Dances and details

Of all the framed art on our walls, there’s one that I love the most. It’s a black and white photograph of a couple dancing on the streets of Paris, next to the Seine. Paul Almasy’s Rock ‘n Roll sur les Quais de Paris is a happy twirl, frozen in time. I never tire of looking at it.

It reminds me of my first dance with D, fifteen years ago. (Fifteen?!) Just as we gingerly, awkwardly stepped on to the dance floor, the song changed, and we were stuck with Elton John singing Sacrifice. Now we’re stuck with it for posterity. Thankfully, the song faded quickly as other details became sharper. The checks on his shirt, the faint smell of aftershave, our hands unsure about where to rest, a sweet nervousness.

The photograph also reminds me of the time I was pregnant with Chotto-ma. Every afternoon, I would put on some music, and dance. I would hold my tummy tight, and sway, and feel her move and flip inside me. We would dance together for hours, just the two of us. It was a quiet, intense kind of happiness.

There are times when the rhythm of a moment is just right. It’s details, irreplaceable.

Every time I look at the photograph, I notice something new. A detail I hadn’t seen before. The first time our neighbour’s little girl walked into the house, she looked at the print and said, I love the old bricks on that bridge. She didn’t mention the dance, not even the flick of the pretty skirt. But the quiet bricks in the back.


To me, they make all the difference. In life. In art. In food. In a pot of rice, some adzuki beans can be that detail. In a tuna kebab, a handful of freshly chopped coriander can be that detail.

Adzuki-Bean Rice with Tuna Kebabs

The Adzuki-Bean Rice


1 1/2 cup adzuki beans
4 cups cooked rice that have been in the fridge overnight
1 large tomato, chopped
1 onion, chopped
2 cloves garlic, chopped
A handful of chopped coriander leaves
1 tsp black peppercorns, crushed
1 tsp garam masala
1 bay leaf
1 tbs olive oil, or a blob of butter.

Soak the adzuki beans in water, overnight. Next morning, discard the water and wash the beans.
Boil 4 cups of water. To the water, add the beans and all other ingredients, except the rice.
Cook on medium heat till beans are done, adding more water if needed. Once the beans are cooked, dry up any remaining water by increasing the heat.
Now mix in the cold rice, with the olive oil or butter. Adjust seasoning.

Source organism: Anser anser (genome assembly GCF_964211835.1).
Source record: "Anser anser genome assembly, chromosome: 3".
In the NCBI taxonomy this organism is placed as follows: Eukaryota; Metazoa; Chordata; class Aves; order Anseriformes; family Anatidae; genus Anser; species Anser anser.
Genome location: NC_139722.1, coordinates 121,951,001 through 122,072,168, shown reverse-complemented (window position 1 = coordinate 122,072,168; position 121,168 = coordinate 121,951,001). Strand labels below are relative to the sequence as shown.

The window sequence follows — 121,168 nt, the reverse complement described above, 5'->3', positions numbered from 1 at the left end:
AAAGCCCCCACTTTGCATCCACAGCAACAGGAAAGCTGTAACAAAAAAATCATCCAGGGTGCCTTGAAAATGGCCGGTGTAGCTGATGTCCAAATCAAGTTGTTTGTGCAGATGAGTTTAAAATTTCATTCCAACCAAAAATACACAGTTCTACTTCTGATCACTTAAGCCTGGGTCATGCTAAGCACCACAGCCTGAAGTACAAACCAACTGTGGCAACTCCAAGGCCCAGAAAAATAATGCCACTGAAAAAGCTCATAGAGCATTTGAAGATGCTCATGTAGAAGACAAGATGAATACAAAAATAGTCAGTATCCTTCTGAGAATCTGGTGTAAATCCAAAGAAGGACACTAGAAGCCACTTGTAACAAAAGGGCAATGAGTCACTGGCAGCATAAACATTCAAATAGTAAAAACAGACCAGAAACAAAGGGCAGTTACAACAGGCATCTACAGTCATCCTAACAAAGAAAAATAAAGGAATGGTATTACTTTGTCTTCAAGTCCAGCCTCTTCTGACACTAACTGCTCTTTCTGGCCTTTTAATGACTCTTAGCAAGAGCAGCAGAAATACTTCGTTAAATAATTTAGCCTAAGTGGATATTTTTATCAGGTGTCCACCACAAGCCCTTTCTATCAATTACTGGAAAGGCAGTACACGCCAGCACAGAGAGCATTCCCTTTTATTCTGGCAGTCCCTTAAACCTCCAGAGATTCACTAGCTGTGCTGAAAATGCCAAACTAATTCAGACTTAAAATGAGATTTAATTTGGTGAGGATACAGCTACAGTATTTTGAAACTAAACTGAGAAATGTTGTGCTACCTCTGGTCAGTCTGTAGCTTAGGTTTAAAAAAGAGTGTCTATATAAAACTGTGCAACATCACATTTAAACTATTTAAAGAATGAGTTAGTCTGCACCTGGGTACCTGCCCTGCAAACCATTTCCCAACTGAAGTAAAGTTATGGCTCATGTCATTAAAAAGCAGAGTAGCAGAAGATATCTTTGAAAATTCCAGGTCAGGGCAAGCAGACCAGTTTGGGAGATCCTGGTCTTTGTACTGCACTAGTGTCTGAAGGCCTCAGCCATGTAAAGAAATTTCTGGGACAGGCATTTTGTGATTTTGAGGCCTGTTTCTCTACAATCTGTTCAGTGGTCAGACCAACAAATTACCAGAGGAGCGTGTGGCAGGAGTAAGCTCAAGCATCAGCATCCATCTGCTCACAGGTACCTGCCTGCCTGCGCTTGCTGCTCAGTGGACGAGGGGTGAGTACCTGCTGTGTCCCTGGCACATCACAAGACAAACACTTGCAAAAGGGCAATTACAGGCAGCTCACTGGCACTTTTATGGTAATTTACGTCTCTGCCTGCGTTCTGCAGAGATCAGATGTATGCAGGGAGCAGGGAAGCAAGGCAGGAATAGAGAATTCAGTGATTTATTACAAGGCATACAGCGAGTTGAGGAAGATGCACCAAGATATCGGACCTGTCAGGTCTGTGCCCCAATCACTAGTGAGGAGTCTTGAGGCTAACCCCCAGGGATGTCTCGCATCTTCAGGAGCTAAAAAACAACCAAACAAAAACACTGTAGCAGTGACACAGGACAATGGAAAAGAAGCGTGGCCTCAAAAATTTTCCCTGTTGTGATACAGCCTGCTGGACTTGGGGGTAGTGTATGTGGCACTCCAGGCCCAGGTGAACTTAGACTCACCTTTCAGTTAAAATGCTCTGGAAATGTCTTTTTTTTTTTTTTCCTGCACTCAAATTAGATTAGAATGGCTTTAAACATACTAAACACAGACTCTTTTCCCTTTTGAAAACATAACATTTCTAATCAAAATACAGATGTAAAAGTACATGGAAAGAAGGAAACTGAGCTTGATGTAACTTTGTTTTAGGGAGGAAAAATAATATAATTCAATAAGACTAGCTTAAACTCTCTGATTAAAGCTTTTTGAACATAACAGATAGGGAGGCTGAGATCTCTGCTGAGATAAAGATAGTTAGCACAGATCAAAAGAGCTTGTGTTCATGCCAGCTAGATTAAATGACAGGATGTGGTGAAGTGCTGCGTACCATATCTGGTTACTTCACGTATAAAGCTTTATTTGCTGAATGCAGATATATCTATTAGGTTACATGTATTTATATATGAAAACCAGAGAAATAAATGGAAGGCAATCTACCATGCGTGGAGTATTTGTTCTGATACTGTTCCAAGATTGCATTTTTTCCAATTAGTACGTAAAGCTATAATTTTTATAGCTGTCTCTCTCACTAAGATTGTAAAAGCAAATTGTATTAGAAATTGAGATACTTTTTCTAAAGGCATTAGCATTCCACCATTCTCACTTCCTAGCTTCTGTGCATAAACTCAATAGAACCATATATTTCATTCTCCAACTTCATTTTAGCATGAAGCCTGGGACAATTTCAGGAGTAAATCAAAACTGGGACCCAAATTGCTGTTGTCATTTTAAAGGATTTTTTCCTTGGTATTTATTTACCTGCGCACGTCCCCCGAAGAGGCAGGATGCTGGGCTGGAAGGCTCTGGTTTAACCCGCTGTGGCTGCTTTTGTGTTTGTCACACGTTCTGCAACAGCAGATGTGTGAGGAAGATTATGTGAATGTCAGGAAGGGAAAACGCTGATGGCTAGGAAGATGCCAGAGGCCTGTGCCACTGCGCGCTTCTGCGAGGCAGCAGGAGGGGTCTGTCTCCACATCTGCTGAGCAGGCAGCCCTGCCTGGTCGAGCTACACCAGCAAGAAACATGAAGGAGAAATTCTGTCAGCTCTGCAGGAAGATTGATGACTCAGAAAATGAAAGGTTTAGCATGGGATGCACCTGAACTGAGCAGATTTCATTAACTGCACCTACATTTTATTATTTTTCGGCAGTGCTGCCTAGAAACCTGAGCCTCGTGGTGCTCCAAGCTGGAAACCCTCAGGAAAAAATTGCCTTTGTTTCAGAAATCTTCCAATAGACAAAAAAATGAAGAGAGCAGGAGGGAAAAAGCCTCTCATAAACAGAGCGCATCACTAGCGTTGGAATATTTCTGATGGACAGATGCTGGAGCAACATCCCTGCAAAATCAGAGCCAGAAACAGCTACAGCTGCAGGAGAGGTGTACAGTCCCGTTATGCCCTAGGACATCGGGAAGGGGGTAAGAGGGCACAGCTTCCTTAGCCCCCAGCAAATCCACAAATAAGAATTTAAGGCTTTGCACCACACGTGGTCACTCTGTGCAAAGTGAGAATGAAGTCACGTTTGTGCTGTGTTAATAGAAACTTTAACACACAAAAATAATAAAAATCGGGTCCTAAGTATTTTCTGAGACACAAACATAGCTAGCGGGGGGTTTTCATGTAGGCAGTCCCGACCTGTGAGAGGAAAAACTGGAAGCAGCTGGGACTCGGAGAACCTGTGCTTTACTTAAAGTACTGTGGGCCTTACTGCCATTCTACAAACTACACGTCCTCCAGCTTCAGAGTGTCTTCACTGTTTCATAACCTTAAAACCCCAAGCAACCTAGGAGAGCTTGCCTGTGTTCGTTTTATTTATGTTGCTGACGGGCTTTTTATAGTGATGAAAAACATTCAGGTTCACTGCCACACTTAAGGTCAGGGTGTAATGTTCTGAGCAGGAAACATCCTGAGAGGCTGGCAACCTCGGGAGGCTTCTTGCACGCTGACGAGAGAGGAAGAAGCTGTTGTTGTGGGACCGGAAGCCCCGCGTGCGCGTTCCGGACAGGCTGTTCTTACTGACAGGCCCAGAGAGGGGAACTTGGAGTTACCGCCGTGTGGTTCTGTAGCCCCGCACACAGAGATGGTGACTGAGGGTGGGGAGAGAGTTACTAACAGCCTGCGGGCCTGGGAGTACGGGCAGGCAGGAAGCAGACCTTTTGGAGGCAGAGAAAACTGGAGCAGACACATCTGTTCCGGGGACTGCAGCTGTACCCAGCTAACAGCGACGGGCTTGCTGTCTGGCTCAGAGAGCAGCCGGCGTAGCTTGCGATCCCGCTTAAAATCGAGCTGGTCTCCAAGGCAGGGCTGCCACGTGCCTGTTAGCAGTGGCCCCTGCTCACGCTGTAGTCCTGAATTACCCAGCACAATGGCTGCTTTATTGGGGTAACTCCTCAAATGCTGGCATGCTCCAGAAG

Heat once before serving.

The Tuna Kebabs


2 cans tuna, drained dry
1 green chilli, chopped
2 tbs crushed roasted peanuts
1 cup chopped coriander
1 tbs grated lemon zest
1 egg
1 cup bread crumbs

Mix all the ingredients. Form flat, round dics. Pan fry till golden brown.
Serve immediately with the rice.

We’ll barbecue up some summer!

This is June. June.

Summer.    Summer.    Summer.

If I repeat it a few more times, I might even believe it. Or I could do what everyone else is doing. I could pretend. Just like my daughter pretends to cook chicken for her toy duck, I could pretend that it’s summer. For all we’ve really had are a few ‘sunny spells’, and in the past week – dreary drizzles and jaw-locking winds.

So, you pretend. You decide to defy the weather.

You commit your first act of defiance as soon as you smell spring. You vacuum-pack those winter clothes. Pack up your furry boots. Go on a low-carb diet.

So what if the weather is still the opposite of warm.

Soon, the shop windows change. Out with the coats, and in with the cottons. It’s nautical stripes,  yellow and duck-egg blue this year.

Then the restaurants join in. Light, summery salads. Sorbets. Some even throw in a picnic hamper.

The weather is still not taking the hint.

So, yesterday, on my walk around town, I see people in their lovely, crisp cottons and pastel flip flops, but with shoulders shrugged against the cold wind, arms crossed over their chests. Eating ice-cream, but eyeing soup.

Some even check out John Lewis’ table top fans.

Everyone seemed to be willing the weather to change. Willing June to be as June should. So, this weekend, we decide to do our bit to shake up summer.